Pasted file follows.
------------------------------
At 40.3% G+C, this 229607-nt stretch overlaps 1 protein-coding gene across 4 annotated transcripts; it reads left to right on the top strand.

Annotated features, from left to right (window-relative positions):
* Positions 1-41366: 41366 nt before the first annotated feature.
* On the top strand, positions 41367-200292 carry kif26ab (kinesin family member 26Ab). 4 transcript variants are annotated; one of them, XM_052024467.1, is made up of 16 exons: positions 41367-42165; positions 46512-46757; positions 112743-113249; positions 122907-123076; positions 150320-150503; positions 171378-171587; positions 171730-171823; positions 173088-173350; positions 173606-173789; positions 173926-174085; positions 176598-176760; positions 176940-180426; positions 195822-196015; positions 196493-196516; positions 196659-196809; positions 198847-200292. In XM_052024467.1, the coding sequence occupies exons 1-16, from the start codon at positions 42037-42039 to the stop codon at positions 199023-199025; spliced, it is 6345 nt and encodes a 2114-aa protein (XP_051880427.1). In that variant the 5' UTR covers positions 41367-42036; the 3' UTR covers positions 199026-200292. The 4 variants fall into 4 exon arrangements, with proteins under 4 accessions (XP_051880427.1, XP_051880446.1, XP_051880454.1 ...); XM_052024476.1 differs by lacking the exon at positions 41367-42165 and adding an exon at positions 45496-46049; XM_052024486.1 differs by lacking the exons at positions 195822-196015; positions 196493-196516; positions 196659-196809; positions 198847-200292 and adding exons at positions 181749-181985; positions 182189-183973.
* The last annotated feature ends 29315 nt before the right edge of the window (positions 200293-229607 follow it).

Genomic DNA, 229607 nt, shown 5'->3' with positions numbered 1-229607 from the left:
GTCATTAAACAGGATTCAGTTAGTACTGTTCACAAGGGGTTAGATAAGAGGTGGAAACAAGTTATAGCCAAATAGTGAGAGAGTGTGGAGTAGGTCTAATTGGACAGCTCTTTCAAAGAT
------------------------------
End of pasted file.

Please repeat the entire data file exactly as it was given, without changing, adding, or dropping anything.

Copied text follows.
At 40.3% G+C, this 229607-nt stretch overlaps 1 protein-coding gene across 4 annotated transcripts; it reads left to right on the top strand.

Annotated features, from left to right (window-relative positions):
* Positions 1-41366: 41366 nt before the first annotated feature.
* On the top strand, positions 41367-200292 carry kif26ab (kinesin family member 26Ab). 4 transcript variants are annotated; one of them, XM_052024467.1, is made up of 16 exons: positions 41367-42165; positions 46512-46757; positions 112743-113249; positions 122907-123076; positions 150320-150503; positions 171378-171587; positions 171730-171823; positions 173088-173350; positions 173606-173789; positions 173926-174085; positions 176598-176760; positions 176940-180426; positions 195822-196015; positions 196493-196516; positions 196659-196809; positions 198847-200292. In XM_052024467.1, the coding sequence occupies exons 1-16, from the start codon at positions 42037-42039 to the stop codon at positions 199023-199025; spliced, it is 6345 nt and encodes a 2114-aa protein (XP_051880427.1). In that variant the 5' UTR covers positions 41367-42036; the 3' UTR covers positions 199026-200292. The 4 variants fall into 4 exon arrangements, with proteins under 4 accessions (XP_051880427.1, XP_051880446.1, XP_051880454.1 ...); XM_052024476.1 differs by lacking the exon at positions 41367-42165 and adding an exon at positions 45496-46049; XM_052024486.1 differs by lacking the exons at positions 195822-196015; positions 196493-196516; positions 196659-196809; positions 198847-200292 and adding exons at positions 181749-181985; positions 182189-183973.
* The last annotated feature ends 29315 nt before the right edge of the window (positions 200293-229607 follow it).

Genomic DNA, 229607 nt, shown 5'->3' with positions numbered 1-229607 from the left:
GTCATTAAACAGGATTCAGTTAGTACTGTTCACAAGGGGTTAGATAAGAGGTGGAAACAAGTTATAGCCAAATAGTGAGAGAGTGTGGAGTAGGTCTAATTGGACAGCTCTTTCAAAGAT